posted by tayknight at 6:54 PM on May 14, 2012


That was...annoying. Just to pick out one point:

"Plywood is more flexible, and generally stronger, than lumber of the same species and dimensions."

More flexible - true! Generally this is a bad thing. It's handy if you're making curved forms, to be sure. Stronger - not true! The solid board they snapped in half had a big knot right in the middle - you can see a bit of it on the edge, just under the shoes. A knot is an interruption in the grain of a board. Anyone used to working with wood knows not put a knot in a area that will be stressed. If you put the long grain of a solid board across the span, it'll be stronger and stiffer than plywood.

The advantage of plywood is that it allows you to ignore the grain. With plywood, you can forget that you're working with wood. It's very handy and indeed necessary in many applications. But it's kind of a weird choice for a love letter - plywood is usually a material of convenience, and love is not convenient.

Also, dude, get a plywood carrier. Your shoulders will thank you.
posted by echo target at 6:58 PM on May 14, 2012 [6 favorites]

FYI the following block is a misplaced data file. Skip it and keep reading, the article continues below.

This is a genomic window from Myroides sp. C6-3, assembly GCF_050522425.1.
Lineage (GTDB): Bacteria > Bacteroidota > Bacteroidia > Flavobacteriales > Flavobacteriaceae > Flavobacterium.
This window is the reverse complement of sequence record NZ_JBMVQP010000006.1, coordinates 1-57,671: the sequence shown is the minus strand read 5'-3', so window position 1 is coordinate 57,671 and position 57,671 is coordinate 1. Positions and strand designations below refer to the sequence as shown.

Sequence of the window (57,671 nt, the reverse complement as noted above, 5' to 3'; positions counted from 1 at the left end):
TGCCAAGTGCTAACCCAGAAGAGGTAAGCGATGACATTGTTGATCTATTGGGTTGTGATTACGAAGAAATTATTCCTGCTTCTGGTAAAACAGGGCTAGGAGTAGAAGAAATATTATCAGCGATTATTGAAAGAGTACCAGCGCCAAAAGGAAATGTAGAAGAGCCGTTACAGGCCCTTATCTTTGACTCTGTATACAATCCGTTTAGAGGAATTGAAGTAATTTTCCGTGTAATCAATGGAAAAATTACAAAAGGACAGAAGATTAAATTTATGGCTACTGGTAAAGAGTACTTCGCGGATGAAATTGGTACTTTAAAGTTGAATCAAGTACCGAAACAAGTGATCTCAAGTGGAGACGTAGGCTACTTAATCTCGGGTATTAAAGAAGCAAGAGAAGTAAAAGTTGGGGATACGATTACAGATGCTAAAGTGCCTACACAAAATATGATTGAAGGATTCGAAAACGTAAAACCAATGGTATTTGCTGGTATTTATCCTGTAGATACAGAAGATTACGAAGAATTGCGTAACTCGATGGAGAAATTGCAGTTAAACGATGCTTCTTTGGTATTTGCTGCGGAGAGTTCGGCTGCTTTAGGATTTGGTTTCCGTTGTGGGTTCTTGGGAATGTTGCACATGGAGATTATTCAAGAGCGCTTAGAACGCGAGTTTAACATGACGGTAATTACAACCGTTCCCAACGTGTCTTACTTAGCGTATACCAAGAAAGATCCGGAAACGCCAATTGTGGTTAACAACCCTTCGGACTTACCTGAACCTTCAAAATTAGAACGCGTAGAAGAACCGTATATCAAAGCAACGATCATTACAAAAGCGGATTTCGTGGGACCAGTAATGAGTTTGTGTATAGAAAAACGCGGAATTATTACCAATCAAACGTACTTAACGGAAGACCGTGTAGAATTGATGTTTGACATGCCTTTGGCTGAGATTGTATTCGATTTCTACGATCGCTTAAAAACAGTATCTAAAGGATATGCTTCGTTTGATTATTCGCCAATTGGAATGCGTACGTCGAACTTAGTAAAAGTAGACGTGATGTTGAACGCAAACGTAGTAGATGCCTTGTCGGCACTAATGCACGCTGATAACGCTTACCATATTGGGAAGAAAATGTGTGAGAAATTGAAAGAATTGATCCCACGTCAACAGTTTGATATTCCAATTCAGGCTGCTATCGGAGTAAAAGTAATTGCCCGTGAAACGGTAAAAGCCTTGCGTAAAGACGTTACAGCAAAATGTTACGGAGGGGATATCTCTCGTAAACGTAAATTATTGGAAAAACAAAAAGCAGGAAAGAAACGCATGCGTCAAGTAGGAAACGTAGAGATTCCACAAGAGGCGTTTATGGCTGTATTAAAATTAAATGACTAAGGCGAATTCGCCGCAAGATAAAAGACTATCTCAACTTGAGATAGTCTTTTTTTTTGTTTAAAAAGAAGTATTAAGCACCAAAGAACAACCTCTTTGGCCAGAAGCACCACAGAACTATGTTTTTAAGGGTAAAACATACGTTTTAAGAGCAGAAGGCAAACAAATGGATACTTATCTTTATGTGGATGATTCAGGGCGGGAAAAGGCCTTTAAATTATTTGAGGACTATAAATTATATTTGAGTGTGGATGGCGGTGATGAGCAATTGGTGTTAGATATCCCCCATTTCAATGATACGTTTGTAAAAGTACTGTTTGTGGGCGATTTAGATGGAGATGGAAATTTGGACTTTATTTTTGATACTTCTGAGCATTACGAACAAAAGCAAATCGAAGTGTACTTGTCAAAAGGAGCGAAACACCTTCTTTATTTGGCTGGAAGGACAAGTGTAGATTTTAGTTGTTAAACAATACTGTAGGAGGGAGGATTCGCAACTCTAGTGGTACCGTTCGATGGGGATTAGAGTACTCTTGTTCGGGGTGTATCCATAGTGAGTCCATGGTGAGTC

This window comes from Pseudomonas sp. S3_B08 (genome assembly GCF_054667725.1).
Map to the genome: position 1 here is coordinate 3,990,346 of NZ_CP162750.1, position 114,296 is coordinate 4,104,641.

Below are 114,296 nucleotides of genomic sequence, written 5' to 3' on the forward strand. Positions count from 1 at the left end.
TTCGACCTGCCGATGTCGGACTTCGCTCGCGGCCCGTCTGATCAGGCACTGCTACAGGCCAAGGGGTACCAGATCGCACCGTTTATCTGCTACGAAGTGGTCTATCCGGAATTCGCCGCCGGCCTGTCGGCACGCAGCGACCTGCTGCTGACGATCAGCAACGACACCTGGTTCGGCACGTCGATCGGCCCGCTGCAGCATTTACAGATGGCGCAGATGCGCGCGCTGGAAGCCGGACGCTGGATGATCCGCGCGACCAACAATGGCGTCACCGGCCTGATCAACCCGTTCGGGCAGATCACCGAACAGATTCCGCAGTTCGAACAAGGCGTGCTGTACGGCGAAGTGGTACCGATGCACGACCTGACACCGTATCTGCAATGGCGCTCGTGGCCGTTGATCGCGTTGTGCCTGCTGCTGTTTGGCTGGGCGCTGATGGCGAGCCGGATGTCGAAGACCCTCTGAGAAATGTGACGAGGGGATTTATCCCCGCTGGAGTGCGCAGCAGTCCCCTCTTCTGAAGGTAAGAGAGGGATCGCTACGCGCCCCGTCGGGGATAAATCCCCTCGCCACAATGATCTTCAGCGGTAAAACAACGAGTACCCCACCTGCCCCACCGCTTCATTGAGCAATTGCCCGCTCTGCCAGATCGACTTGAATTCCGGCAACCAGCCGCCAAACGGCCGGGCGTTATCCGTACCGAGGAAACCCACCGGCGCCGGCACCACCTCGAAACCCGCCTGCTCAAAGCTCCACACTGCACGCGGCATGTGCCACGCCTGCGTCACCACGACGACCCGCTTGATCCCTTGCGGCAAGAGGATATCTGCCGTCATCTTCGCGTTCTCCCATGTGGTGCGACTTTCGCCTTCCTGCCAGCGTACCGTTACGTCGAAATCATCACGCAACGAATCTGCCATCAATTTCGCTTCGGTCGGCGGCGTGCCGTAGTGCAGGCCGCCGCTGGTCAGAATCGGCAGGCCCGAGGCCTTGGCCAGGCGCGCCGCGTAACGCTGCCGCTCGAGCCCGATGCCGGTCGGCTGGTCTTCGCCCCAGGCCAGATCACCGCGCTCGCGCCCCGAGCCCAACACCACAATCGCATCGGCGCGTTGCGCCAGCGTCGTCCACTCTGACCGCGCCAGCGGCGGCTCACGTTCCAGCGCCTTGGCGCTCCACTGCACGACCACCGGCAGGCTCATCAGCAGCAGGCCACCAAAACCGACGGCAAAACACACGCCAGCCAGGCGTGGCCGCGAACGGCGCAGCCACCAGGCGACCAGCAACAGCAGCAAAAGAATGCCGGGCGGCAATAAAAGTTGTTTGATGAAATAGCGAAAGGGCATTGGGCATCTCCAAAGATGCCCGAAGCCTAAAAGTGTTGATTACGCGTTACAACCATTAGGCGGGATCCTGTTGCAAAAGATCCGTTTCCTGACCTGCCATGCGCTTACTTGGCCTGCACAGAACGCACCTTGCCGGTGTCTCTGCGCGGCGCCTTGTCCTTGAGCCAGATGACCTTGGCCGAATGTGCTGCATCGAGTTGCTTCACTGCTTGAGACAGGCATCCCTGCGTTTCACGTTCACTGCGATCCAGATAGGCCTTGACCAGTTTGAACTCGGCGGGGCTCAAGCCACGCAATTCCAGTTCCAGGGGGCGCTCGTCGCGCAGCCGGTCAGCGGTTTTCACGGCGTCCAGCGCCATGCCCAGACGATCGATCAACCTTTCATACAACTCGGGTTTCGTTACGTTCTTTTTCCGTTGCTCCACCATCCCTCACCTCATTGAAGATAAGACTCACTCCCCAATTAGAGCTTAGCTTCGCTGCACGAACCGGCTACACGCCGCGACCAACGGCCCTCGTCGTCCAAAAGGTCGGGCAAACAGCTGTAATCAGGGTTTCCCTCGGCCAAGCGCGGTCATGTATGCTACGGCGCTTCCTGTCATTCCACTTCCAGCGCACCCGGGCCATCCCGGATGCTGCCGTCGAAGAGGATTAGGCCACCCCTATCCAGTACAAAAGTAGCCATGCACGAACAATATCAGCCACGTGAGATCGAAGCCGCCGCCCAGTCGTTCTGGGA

A bit overwrought but quite worth watching, if you want to see the amazing plywood, look for void free marine grade ply. There are an amazing variety of surfaces, many that would be a shame to paint.

But like many excellent old platitudes, "measure twice" ha, I measure several times, think about it, redraw, leave it a few days to simmer, measure again, worry, measure the other direction, get out the saw, measure again, and I still get it wrong...
posted by sammyo at 7:14 PM on May 14, 2012 [3 favorites]


facetious: "that was great. i carried a sheet of plywood 3 blocks once. it was difficult, and the experience turned me against plywood. maybe it's time to reconsider."

I helped carry multiple sheets of plywood up a mountain trail for repairs of fire outlook at the top. One of the longest days I've spent. Still don't hate plywood.
posted by jgaiser at 7:20 PM on May 14, 2012


When I started watching this film, I was skeptical, because I'm pretty familiar with the history of plywood movies and other similar films. I'd seen Orson Welles' classic homage to bamboo farming - Citizen Cane - and Bogart's sublime performance in Casaplanka, the movie about plywood planks. But I enjoyed this film. I was not board.